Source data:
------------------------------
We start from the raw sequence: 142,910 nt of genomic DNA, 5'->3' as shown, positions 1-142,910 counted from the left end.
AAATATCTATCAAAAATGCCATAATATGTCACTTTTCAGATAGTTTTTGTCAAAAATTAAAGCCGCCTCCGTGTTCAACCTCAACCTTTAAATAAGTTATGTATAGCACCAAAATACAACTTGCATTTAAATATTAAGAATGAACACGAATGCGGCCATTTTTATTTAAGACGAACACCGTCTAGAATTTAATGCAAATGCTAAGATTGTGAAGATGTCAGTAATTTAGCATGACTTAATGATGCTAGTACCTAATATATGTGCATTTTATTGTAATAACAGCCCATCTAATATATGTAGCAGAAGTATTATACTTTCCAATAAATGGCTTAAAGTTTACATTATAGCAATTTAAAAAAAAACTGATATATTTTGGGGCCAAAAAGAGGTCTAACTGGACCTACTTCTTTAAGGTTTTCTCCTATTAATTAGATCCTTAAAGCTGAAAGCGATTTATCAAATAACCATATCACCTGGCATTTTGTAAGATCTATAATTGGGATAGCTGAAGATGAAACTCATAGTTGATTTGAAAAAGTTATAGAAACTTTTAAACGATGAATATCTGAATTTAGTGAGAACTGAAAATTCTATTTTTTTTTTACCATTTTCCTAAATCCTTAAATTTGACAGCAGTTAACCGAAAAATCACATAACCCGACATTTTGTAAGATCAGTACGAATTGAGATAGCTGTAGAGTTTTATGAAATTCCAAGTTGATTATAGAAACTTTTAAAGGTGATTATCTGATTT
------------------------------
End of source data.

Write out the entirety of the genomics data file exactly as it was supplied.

We start from the raw sequence: 142,910 nt of genomic DNA, 5'->3' as shown, positions 1-142,910 counted from the left end.
AAATATCTATCAAAAATGCCATAATATGTCACTTTTCAGATAGTTTTTGTCAAAAATTAAAGCCGCCTCCGTGTTCAACCTCAACCTTTAAATAAGTTATGTATAGCACCAAAATACAACTTGCATTTAAATATTAAGAATGAACACGAATGCGGCCATTTTTATTTAAGACGAACACCGTCTAGAATTTAATGCAAATGCTAAGATTGTGAAGATGTCAGTAATTTAGCATGACTTAATGATGCTAGTACCTAATATATGTGCATTTTATTGTAATAACAGCCCATCTAATATATGTAGCAGAAGTATTATACTTTCCAATAAATGGCTTAAAGTTTACATTATAGCAATTTAAAAAAAAACTGATATATTTTGGGGCCAAAAAGAGGTCTAACTGGACCTACTTCTTTAAGGTTTTCTCCTATTAATTAGATCCTTAAAGCTGAAAGCGATTTATCAAATAACCATATCACCTGGCATTTTGTAAGATCTATAATTGGGATAGCTGAAGATGAAACTCATAGTTGATTTGAAAAAGTTATAGAAACTTTTAAACGATGAATATCTGAATTTAGTGAGAACTGAAAATTCTATTTTTTTTTTACCATTTTCCTAAATCCTTAAATTTGACAGCAGTTAACCGAAAAATCACATAACCCGACATTTTGTAAGATCAGTACGAATTGAGATAGCTGTAGAGTTTTATGAAATTCCAAGTTGATTATAGAAACTTTTAAAGGTGATTATCTGATTT